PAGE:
Glycation, also known as the Maillard reaction, is the binding of sugars to proteins (1). It both occurs spontaneously in the body as well as when we cook certain foods.
This chemical reaction leads to the development of glycated proteins, which accumulate inside cells and cannot be eliminated.
In a matter of days, glycated proteins are converted into compounds called Amadori products (2). After a few weeks, these end up forming Maillard products, or AGEs (Advanced Glycation End Products). Once underway, this last conversion is irreversible (3).
Maillard products are known to promote the development of various problems :
In short, the various stages of glycation together cause an acceleration in ageing (6-7). This process is stimulated by an overload of sugar in the body, and thus has an even more dramatic effect on diabetics (who have elevated levels of glycated haemoglobin) (8-9).
If you want to fight this ‘caramelisation’ of your body and slow down the effects of ageing, you need to start by looking at your diet...
Modern diets are often high in sugar and contain too much food cooked at high temperatures, both of which encourage protein glycation (10).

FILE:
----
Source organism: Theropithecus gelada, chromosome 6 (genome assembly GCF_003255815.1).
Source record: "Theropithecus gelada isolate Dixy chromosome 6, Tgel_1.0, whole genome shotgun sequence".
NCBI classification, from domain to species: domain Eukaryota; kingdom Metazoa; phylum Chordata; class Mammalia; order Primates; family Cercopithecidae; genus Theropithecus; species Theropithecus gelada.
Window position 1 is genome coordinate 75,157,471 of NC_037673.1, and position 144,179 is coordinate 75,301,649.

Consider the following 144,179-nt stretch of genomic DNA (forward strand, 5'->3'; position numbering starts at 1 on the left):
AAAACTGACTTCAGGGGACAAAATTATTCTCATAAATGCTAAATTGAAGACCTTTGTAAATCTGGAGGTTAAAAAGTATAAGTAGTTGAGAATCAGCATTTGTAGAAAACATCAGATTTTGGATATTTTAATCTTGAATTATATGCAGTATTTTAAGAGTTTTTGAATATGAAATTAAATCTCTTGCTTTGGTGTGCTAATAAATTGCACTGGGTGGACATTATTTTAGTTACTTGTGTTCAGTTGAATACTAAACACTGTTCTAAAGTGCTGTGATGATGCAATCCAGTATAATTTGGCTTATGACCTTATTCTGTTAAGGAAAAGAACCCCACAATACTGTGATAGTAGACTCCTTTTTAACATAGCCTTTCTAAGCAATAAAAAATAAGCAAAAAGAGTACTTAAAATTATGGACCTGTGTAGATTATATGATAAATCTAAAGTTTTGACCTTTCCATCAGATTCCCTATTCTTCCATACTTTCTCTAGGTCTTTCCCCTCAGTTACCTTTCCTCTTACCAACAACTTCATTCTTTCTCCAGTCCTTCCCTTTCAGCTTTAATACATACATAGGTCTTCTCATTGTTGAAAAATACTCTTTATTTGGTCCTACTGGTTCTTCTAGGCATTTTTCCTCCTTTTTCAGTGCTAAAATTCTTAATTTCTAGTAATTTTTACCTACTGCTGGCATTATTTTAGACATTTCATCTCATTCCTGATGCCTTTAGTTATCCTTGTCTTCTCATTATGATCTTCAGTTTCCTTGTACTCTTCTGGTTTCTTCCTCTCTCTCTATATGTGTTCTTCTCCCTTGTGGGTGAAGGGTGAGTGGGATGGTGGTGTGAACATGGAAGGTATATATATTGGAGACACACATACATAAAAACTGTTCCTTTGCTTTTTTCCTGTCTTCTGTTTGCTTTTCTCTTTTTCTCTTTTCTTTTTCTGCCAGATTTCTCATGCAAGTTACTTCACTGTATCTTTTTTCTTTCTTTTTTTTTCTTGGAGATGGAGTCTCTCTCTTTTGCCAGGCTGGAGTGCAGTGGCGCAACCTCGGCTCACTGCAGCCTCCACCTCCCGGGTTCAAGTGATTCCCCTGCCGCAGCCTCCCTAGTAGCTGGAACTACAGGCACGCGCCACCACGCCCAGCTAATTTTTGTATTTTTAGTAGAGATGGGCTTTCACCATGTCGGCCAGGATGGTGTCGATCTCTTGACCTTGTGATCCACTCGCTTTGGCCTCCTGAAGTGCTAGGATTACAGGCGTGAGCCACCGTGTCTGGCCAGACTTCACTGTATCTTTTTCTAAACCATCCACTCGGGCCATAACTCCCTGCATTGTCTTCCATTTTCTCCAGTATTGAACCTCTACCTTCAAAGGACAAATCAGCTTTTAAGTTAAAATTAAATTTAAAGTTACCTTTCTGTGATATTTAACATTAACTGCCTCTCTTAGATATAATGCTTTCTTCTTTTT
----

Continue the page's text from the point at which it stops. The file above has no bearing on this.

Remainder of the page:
To prevent excessive glycation in your body:
To combat glycation, it’s also important to take regular exercise and to make sure you manage day to day stress effectively (12).
In recent years, a number of studies have highlighted certain substances with the potential to help inhibit the formation of AGEs (13-14).
Further scientific research is needed in order to clarify all the mechanisms involved.
Oxidative stress surreptitiously inflicts terrible damage on our cells. Discover the best ways of protecting yourself from the onslaught of free radicals responsible for aging.
Spermidine is a key substance in our cells, concentrations of which decline with age. Discover the 10 best foods for ensuring a good intake. Which food do you think tops the list?
Japanese researchers have succeeded in developing a vaccine that specifically targets senescent cells. Could we soon have an anti-aging vaccine? Let’s take a look.
While the concept of cooking food marked a turning point in the history of mankind by increasing the bioavailability of a lot more nutrients, it can also be responsible for destroying vitamins. Read our advice on the best cooking methods for preserving all your food’s vitamins and nutrients.
Telomerase, also known as the ‘immortality enzyme’, is known to hold back aging. How does it work and what should you eat to stimulate its production?
Mitochondria (the cells’ power plants) deteriorate with age but you can help take care of yours and slow down the aging process with our tips and natural remedies.